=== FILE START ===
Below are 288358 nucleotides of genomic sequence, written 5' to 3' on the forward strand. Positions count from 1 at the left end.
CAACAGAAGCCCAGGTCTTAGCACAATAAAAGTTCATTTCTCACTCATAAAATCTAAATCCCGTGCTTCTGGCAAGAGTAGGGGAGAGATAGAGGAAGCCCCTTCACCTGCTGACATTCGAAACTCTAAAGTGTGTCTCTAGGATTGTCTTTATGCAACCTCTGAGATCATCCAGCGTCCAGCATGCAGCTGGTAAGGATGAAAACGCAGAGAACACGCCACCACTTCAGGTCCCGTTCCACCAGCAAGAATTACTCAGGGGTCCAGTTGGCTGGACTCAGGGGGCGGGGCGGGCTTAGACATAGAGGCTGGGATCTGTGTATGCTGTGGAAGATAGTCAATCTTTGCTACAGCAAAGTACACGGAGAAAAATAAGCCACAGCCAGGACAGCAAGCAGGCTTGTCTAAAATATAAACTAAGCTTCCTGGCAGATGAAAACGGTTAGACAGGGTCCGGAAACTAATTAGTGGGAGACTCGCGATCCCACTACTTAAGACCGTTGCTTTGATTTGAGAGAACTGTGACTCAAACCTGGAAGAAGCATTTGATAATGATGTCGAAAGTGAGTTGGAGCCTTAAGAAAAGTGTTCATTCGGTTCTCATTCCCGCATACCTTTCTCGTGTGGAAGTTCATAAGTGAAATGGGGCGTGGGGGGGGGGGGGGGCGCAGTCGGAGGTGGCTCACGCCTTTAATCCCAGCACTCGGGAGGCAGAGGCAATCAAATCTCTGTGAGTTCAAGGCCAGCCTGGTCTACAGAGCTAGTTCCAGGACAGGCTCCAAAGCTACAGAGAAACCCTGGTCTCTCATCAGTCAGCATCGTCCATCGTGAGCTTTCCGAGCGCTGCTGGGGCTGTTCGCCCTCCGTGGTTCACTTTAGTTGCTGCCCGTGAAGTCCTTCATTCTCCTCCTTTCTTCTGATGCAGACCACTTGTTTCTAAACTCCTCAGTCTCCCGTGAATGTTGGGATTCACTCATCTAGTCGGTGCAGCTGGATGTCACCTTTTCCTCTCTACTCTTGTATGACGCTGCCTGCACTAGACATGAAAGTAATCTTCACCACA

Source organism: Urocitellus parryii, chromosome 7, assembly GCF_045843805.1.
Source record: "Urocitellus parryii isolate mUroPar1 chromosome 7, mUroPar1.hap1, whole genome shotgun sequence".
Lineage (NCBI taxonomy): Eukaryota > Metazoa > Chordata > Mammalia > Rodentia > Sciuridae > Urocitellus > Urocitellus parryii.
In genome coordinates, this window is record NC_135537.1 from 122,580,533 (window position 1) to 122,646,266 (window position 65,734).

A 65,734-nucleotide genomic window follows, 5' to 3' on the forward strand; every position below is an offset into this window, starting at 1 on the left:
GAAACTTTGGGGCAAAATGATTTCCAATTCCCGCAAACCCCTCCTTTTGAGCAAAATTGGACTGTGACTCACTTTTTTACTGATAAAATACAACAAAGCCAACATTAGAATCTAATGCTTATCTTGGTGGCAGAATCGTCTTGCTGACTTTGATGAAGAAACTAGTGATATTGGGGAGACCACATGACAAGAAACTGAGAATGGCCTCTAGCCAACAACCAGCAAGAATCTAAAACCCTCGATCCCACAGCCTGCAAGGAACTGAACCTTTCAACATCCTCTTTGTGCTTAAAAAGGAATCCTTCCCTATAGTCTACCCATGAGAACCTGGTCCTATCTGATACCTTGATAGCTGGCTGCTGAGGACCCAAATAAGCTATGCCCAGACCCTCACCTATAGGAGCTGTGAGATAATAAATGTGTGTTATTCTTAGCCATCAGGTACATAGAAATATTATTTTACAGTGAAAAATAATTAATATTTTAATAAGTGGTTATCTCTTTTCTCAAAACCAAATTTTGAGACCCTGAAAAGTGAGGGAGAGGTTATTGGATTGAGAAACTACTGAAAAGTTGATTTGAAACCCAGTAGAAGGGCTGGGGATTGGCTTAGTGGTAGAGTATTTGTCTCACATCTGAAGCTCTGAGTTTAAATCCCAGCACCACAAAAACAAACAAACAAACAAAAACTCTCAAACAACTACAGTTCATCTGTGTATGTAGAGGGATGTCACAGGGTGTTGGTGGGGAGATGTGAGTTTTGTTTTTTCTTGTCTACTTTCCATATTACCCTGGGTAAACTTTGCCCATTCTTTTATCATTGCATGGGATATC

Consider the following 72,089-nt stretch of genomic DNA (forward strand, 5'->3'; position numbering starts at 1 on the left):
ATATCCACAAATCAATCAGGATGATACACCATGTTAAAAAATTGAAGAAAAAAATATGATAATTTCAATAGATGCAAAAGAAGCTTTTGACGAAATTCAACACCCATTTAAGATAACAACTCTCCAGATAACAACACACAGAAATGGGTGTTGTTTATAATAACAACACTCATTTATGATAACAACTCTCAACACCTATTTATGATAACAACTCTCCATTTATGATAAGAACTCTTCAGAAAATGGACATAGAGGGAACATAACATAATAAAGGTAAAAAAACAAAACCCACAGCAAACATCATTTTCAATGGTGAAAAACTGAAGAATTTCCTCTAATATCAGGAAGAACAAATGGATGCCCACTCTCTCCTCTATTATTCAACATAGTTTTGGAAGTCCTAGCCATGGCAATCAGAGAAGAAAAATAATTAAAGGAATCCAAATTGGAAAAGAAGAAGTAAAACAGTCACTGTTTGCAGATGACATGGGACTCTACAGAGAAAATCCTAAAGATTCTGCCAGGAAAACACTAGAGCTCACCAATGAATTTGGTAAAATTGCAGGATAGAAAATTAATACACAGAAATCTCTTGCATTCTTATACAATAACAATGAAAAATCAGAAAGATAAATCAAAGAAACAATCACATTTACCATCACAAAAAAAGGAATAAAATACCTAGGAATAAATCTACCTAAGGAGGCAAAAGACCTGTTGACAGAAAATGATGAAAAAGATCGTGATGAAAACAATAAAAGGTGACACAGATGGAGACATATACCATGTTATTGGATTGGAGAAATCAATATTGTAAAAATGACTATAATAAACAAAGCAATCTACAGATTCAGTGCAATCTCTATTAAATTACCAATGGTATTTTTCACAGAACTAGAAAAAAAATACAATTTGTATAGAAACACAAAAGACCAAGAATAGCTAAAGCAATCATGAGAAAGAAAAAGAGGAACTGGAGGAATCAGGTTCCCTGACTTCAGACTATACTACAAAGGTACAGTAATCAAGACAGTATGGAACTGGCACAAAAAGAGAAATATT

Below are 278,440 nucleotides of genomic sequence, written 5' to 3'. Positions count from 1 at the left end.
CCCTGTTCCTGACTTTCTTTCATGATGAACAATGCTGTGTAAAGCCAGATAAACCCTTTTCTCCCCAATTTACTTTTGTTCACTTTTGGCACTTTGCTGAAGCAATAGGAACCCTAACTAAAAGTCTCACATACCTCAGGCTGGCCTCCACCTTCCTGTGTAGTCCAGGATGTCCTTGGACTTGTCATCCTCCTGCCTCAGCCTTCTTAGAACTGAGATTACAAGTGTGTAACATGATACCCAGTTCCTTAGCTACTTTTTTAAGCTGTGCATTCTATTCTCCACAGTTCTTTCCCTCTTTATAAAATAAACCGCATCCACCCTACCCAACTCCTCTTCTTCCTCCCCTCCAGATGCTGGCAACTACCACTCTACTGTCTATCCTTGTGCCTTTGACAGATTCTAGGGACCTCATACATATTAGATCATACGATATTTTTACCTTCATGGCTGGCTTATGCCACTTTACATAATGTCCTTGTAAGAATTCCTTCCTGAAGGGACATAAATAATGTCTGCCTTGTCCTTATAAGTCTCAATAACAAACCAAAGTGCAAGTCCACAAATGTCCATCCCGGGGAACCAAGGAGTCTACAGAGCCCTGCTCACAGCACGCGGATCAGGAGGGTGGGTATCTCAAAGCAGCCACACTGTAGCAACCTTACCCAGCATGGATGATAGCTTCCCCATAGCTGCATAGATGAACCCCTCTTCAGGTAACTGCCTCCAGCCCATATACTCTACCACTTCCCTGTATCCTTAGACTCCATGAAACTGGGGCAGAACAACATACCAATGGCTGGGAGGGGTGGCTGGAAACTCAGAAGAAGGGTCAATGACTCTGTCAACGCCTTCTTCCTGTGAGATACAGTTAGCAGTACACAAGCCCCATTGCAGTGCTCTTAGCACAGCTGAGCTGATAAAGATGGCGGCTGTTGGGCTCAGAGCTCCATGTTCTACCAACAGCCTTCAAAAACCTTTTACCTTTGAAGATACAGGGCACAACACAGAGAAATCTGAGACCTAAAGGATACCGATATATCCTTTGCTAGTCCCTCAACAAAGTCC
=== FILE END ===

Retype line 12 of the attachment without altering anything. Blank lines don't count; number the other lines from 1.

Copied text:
CCCTGTTCCTGACTTTCTTTCATGATGAACAATGCTGTGTAAAGCCAGATAAACCCTTTTCTCCCCAATTTACTTTTGTTCACTTTTGGCACTTTGCTGAAGCAATAGGAACCCTAACTAAAAGTCTCACATACCTCAGGCTGGCCTCCACCTTCCTGTGTAGTCCAGGATGTCCTTGGACTTGTCATCCTCCTGCCTCAGCCTTCTTAGAACTGAGATTACAAGTGTGTAACATGATACCCAGTTCCTTAGCTACTTTTTTAAGCTGTGCATTCTATTCTCCACAGTTCTTTCCCTCTTTATAAAATAAACCGCATCCACCCTACCCAACTCCTCTTCTTCCTCCCCTCCAGATGCTGGCAACTACCACTCTACTGTCTATCCTTGTGCCTTTGACAGATTCTAGGGACCTCATACATATTAGATCATACGATATTTTTACCTTCATGGCTGGCTTATGCCACTTTACATAATGTCCTTGTAAGAATTCCTTCCTGAAGGGACATAAATAATGTCTGCCTTGTCCTTATAAGTCTCAATAACAAACCAAAGTGCAAGTCCACAAATGTCCATCCCGGGGAACCAAGGAGTCTACAGAGCCCTGCTCACAGCACGCGGATCAGGAGGGTGGGTATCTCAAAGCAGCCACACTGTAGCAACCTTACCCAGCATGGATGATAGCTTCCCCATAGCTGCATAGATGAACCCCTCTTCAGGTAACTGCCTCCAGCCCATATACTCTACCACTTCCCTGTATCCTTAGACTCCATGAAACTGGGGCAGAACAACATACCAATGGCTGGGAGGGGTGGCTGGAAACTCAGAAGAAGGGTCAATGACTCTGTCAACGCCTTCTTCCTGTGAGATACAGTTAGCAGTACACAAGCCCCATTGCAGTGCTCTTAGCACAGCTGAGCTGATAAAGATGGCGGCTGTTGGGCTCAGAGCTCCATGTTCTACCAACAGCCTTCAAAAACCTTTTACCTTTGAAGATACAGGGCACAACACAGAGAAATCTGAGACCTAAAGGATACCGATATATCCTTTGCTAGTCCCTCAACAAAGTCC